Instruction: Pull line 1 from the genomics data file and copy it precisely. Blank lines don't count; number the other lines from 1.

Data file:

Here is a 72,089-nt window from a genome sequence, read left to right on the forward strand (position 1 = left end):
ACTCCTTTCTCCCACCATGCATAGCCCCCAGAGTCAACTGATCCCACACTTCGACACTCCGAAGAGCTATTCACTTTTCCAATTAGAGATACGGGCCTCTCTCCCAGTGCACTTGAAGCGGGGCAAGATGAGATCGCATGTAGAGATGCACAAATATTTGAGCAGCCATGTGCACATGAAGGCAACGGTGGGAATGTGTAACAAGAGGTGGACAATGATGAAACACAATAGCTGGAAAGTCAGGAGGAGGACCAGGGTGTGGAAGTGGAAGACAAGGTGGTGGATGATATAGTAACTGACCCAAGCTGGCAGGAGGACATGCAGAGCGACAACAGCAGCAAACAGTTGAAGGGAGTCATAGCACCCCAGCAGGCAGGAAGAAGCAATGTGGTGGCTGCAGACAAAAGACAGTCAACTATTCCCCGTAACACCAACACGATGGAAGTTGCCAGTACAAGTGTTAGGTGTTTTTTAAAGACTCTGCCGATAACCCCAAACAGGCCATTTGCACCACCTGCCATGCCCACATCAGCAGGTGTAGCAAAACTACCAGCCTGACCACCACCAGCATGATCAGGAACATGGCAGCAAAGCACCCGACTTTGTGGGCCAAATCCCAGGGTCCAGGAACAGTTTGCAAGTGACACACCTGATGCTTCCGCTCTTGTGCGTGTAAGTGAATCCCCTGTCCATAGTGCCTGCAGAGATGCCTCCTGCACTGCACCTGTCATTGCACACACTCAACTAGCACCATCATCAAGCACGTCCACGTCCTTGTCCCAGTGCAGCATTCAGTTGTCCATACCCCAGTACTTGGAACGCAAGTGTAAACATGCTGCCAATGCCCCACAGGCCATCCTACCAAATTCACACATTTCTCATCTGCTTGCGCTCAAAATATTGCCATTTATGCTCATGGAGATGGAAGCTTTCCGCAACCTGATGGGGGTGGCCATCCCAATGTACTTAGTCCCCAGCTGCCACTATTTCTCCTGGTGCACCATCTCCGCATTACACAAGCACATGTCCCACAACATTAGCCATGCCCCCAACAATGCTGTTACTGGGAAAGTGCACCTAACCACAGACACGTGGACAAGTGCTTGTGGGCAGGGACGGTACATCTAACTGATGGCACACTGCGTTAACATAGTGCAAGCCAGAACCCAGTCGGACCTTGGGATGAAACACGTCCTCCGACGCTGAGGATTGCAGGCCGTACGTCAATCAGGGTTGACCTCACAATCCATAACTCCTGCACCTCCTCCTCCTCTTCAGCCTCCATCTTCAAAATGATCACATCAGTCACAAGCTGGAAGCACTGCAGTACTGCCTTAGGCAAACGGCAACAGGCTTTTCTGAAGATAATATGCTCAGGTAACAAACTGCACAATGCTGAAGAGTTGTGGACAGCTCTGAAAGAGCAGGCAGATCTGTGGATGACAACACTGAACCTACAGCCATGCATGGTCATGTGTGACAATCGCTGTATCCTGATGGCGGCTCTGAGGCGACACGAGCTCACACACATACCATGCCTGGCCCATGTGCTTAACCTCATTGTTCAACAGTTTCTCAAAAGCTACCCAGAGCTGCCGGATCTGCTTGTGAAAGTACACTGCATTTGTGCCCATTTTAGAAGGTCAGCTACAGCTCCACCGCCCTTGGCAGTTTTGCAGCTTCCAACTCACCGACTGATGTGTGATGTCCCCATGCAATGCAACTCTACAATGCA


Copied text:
Here is a 72,089-nt window from a genome sequence, read left to right on the forward strand (position 1 = left end):